Great Economists Since Petty and Boisguilbert
Edited by Gilbert Faccarello and Heinz D. Kurz
Chapter 8: Daniel Bernoulli (1700–1782)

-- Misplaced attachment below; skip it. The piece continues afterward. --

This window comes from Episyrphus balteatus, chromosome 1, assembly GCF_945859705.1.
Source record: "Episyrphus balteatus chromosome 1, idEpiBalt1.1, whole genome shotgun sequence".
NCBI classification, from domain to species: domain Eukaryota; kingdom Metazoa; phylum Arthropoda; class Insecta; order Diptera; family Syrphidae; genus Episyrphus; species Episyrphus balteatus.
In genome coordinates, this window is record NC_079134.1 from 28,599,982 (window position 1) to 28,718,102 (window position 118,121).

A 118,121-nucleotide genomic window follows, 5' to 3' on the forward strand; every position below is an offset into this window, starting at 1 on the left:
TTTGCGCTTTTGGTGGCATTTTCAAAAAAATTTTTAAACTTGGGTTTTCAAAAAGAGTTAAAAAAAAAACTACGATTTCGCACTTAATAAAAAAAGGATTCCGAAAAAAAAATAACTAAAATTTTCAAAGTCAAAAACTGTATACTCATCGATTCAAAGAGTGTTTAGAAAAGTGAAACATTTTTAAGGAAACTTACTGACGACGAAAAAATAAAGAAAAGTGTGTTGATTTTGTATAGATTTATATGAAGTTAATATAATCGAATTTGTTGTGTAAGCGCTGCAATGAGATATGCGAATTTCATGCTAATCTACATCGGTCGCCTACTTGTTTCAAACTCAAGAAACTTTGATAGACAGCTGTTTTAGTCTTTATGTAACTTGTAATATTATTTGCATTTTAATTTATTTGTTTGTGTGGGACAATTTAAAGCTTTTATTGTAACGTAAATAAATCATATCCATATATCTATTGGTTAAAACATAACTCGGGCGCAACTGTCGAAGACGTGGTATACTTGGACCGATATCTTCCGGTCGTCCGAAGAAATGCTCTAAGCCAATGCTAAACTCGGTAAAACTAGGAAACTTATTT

A Unique Dynasty of Scientists Daniel Bernoulli is one of the prominent members of the Bernoulli family from Basel, Switzerland, whose members excelled in various theoretical and applied scientific fields – especially in mathematics, probability theory, physics and medicine – in the second half of the seventeenth and in the eighteenth centuries. The family originated from Antwerp, once under the domination of Catholic Spain. It emigrated in 1567 to Frankfurt, Germany, because of its Calvinist faith, and in the end settled in Basel in 1620. Until Niklaus Bernoulli (1623–1708), the important wealth of the family came from the spice trade: Niklaus was himself a merchant and an officer of the city of Basel. But three of his sons, Jakob (1654– 1705), Nikolaus (1662–1716) and Johann (1667–1748), took another route. Nikolaus was a painter and a member of the Municipality of Basel. Jakob studied philosophy and theology, and Johann medicine, but they both became renowned mathematicians, developing in particular differential and integral calculus and siding with Gottfried Wilhelm Leibniz in his quarrel with Isaac Newton – the phrase “integral calculus” is due to Jakob. Daniel Bernoulli, was born in Groningen on 8 February 1700, where his father had taught at the university since 1695, and died in Basel on 17 March 1782. He was Johann’s son and the cousin of Nikolaus (1687–1759) – alias Nikolaus I, just as his uncles were named Jakob I and Johann I by historians to distinguish them from the younger members of this dynasty, who had...
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